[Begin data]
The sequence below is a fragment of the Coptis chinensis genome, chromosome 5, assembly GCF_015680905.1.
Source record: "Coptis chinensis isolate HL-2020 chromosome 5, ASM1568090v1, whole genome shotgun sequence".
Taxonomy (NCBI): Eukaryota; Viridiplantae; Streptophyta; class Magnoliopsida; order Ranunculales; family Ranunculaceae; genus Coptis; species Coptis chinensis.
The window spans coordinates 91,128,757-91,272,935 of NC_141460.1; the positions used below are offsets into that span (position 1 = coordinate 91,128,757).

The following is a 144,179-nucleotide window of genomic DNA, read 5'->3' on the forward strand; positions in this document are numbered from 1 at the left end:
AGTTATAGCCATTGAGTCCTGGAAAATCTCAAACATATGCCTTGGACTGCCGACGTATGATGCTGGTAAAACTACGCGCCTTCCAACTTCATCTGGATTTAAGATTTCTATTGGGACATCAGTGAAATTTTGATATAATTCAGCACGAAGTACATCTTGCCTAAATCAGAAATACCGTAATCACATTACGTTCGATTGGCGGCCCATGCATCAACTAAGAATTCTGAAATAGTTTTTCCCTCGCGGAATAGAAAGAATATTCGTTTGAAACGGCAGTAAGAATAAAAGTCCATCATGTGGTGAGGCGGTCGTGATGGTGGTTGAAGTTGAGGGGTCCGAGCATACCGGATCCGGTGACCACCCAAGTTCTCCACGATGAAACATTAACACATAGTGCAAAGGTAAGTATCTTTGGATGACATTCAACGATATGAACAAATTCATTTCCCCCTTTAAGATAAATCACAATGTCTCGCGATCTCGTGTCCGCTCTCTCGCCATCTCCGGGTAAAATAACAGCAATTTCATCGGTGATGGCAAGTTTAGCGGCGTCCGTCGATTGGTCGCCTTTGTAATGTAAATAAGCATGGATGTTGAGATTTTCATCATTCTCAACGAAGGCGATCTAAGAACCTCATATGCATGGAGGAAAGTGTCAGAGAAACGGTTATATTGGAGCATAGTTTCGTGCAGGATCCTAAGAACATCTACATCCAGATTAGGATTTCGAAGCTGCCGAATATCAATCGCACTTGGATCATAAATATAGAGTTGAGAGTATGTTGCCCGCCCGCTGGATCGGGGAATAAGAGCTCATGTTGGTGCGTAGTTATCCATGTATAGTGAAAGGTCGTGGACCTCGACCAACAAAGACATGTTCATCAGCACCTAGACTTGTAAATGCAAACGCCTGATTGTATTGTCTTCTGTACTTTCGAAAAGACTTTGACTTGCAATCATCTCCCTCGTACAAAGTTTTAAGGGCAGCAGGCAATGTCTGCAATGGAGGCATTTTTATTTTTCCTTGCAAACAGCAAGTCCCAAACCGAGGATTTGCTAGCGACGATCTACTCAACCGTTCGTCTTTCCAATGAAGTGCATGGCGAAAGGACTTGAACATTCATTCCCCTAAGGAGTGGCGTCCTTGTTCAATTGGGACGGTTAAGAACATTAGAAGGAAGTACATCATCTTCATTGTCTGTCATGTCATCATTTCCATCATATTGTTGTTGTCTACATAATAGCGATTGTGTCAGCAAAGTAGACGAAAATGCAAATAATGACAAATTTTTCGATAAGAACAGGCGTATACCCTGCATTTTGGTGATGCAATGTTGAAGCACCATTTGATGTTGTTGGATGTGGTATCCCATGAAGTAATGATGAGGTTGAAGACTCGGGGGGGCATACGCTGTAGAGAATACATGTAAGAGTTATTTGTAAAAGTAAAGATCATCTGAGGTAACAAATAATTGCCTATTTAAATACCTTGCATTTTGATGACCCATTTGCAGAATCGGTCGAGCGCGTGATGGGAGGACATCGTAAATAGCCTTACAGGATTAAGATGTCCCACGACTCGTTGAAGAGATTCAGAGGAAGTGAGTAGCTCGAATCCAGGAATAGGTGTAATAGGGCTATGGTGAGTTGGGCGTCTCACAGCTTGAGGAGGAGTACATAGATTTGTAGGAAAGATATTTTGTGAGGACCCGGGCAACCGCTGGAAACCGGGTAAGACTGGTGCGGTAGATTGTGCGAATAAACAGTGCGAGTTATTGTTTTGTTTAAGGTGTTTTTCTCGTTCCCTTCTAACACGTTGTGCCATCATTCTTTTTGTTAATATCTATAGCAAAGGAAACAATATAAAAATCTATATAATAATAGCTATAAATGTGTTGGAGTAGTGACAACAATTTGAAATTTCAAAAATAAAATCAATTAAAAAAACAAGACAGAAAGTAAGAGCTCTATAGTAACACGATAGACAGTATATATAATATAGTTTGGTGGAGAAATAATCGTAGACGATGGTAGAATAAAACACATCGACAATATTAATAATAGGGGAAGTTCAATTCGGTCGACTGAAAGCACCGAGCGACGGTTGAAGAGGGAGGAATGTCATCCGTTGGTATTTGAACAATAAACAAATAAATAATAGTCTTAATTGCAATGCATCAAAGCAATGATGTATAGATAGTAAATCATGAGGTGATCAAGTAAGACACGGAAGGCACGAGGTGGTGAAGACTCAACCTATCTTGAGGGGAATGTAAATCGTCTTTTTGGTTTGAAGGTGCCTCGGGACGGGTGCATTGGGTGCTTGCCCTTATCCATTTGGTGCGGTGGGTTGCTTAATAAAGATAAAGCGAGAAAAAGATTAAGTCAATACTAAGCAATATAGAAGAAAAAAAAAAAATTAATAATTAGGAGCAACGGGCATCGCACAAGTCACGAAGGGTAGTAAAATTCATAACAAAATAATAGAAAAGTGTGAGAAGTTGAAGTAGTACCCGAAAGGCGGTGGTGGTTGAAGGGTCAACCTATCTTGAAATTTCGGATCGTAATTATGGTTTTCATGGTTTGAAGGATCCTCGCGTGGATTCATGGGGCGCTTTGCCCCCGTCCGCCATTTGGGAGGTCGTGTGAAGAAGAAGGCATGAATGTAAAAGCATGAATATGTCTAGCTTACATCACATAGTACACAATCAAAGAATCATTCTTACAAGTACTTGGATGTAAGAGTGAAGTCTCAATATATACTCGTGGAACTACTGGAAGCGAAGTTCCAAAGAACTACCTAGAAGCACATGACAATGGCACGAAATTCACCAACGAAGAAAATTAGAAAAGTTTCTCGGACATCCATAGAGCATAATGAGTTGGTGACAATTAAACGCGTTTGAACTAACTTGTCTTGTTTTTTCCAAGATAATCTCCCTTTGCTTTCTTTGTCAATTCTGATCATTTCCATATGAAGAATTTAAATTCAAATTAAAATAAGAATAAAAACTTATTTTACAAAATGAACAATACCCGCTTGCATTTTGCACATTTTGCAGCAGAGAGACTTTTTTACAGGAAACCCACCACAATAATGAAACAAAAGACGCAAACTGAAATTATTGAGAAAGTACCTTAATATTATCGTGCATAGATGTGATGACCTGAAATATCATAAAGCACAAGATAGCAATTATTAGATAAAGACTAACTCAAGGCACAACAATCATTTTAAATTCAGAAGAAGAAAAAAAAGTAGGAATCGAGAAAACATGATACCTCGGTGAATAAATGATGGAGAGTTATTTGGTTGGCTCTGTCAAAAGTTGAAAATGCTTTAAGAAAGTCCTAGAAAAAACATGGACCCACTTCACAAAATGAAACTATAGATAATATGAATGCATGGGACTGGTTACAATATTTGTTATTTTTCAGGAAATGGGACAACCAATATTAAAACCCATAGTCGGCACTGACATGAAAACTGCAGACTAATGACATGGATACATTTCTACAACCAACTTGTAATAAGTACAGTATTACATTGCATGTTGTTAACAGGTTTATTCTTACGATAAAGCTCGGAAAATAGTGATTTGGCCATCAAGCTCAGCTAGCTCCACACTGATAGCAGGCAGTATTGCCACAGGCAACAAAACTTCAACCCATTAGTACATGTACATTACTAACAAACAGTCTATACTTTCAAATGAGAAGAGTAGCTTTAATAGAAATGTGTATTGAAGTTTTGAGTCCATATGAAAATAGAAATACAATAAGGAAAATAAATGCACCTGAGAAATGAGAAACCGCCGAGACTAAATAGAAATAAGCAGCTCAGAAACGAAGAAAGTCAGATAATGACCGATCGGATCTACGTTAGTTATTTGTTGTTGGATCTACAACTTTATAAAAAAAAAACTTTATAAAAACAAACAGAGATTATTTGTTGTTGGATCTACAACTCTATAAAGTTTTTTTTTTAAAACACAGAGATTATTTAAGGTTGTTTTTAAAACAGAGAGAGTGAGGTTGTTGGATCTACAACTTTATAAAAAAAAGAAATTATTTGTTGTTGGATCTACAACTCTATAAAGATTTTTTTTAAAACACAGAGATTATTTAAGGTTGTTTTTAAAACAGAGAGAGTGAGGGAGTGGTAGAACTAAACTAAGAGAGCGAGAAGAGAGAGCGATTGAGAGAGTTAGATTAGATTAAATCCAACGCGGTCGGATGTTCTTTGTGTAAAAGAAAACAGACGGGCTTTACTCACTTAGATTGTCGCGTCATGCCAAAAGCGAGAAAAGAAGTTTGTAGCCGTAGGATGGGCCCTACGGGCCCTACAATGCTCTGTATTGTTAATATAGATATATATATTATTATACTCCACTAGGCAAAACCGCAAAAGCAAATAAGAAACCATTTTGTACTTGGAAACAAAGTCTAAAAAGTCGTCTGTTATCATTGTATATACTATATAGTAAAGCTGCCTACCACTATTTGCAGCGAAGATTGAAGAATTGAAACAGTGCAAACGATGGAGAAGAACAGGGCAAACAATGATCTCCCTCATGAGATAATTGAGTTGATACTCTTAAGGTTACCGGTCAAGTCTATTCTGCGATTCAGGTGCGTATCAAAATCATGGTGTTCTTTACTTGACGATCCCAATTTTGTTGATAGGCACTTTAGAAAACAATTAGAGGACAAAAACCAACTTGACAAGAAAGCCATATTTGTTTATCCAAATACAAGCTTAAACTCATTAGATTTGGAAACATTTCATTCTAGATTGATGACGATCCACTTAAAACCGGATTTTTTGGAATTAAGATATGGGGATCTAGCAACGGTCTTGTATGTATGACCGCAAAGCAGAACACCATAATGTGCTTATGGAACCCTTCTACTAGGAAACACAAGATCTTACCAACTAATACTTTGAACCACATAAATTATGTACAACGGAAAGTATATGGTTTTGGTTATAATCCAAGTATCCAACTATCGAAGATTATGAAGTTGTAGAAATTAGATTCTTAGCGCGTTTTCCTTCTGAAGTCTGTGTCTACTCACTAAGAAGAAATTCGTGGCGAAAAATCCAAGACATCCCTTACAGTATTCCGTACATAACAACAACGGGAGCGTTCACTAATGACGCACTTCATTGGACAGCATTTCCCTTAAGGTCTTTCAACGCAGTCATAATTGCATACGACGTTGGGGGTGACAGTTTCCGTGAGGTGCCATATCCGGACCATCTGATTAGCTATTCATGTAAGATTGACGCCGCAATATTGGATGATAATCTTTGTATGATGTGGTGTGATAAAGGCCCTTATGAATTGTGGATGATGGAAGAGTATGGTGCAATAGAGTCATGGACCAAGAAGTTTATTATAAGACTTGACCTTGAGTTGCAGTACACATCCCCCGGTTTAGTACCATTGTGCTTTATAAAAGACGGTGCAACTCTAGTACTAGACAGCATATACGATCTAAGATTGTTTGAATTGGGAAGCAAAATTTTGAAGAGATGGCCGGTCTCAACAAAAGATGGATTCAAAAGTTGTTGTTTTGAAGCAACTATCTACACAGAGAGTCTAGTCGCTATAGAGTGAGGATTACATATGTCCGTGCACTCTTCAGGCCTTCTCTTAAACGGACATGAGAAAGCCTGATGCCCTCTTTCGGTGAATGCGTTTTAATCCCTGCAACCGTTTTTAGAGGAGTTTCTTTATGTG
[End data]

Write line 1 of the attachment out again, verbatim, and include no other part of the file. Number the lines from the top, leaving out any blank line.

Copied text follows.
The sequence below is a fragment of the Coptis chinensis genome, chromosome 5, assembly GCF_015680905.1.